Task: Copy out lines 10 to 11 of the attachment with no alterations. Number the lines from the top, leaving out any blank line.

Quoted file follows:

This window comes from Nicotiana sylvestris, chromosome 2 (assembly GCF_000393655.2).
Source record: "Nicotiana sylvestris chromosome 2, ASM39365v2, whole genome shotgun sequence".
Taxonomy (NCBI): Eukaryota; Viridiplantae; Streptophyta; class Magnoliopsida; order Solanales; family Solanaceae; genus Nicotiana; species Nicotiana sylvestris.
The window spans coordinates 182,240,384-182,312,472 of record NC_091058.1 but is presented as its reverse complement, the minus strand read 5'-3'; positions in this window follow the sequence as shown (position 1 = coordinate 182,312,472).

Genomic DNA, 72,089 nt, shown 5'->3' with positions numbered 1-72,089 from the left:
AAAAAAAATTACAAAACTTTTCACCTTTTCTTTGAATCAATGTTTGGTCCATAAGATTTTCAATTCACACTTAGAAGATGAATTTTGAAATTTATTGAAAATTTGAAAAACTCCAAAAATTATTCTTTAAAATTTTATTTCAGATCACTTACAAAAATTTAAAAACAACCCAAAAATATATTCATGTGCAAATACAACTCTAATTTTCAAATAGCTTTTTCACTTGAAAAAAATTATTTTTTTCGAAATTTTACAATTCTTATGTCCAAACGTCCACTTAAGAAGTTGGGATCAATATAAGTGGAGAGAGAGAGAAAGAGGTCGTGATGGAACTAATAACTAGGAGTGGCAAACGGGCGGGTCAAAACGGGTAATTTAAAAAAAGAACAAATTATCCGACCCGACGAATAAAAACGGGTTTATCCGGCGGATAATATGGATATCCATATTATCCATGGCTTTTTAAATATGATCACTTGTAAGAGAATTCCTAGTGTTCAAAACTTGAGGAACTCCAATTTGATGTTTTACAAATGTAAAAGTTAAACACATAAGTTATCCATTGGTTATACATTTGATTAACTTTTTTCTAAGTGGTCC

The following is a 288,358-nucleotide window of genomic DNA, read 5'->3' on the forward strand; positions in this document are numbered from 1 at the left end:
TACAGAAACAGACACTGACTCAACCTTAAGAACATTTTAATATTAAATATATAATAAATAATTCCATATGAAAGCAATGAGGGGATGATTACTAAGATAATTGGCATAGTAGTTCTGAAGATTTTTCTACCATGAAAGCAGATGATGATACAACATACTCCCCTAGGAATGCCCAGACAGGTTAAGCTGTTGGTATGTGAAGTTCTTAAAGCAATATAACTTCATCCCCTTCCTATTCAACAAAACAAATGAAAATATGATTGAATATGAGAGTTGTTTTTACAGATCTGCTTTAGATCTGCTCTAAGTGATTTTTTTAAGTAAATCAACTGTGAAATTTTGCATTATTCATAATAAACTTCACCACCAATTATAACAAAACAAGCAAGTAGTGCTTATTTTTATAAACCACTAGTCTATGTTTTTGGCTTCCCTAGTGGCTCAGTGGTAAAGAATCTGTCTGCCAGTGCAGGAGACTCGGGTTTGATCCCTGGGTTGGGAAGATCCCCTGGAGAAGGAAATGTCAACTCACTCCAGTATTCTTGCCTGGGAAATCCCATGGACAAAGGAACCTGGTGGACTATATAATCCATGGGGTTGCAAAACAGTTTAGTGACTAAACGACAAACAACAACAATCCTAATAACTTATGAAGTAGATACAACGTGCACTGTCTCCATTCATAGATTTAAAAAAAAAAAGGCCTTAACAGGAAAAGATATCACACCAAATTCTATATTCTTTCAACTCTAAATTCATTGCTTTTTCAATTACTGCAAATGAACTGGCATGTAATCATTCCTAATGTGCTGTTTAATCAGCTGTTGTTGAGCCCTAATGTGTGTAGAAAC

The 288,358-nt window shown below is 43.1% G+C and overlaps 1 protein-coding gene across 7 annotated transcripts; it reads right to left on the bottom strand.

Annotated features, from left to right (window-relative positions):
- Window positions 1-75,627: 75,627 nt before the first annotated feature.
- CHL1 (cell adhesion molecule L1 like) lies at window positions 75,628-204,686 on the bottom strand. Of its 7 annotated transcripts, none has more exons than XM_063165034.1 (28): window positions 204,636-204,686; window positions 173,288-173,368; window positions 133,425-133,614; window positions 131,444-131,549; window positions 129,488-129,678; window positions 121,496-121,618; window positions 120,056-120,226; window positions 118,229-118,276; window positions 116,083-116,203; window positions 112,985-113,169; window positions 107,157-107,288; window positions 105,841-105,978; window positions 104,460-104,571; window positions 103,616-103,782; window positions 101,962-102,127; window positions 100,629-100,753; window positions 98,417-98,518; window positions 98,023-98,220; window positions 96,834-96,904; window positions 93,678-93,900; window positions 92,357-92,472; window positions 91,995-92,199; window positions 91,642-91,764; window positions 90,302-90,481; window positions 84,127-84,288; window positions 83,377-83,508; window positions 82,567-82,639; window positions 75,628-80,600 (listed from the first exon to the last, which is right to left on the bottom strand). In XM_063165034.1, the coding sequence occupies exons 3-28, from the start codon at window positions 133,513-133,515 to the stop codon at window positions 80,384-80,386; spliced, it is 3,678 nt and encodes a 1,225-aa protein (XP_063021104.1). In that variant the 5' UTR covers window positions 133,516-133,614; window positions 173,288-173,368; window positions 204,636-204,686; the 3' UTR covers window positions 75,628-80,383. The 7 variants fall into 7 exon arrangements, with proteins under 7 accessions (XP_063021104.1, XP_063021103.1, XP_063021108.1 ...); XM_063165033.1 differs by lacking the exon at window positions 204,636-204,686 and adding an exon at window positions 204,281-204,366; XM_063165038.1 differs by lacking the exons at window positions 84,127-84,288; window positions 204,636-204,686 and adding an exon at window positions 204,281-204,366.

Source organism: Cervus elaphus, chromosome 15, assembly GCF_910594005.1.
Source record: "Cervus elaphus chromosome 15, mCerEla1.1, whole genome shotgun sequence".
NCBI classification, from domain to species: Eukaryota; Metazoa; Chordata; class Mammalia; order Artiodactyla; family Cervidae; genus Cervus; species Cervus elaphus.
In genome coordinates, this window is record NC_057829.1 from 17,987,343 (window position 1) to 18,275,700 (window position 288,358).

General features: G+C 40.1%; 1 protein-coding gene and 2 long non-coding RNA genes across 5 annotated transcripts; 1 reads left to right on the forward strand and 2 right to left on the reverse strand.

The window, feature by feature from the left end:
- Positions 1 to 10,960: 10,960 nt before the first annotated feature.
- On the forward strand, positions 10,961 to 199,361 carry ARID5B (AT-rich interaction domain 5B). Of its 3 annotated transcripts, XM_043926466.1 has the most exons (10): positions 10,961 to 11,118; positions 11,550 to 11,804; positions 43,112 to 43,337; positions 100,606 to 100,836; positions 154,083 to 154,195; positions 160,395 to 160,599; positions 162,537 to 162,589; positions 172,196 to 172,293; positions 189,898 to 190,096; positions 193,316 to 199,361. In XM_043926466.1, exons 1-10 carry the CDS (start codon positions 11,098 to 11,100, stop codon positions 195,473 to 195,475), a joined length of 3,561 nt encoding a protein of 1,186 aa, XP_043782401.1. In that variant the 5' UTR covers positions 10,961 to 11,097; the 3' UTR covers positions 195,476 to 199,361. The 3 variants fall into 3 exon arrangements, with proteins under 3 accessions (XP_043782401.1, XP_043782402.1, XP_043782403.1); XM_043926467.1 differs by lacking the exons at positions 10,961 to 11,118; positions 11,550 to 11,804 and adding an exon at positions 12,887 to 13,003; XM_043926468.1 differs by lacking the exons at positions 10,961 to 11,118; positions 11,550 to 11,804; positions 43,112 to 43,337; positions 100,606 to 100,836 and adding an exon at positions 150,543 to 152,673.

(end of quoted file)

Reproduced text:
Annotated features, from left to right (window-relative positions):
- Window positions 1-75,627: 75,627 nt before the first annotated feature.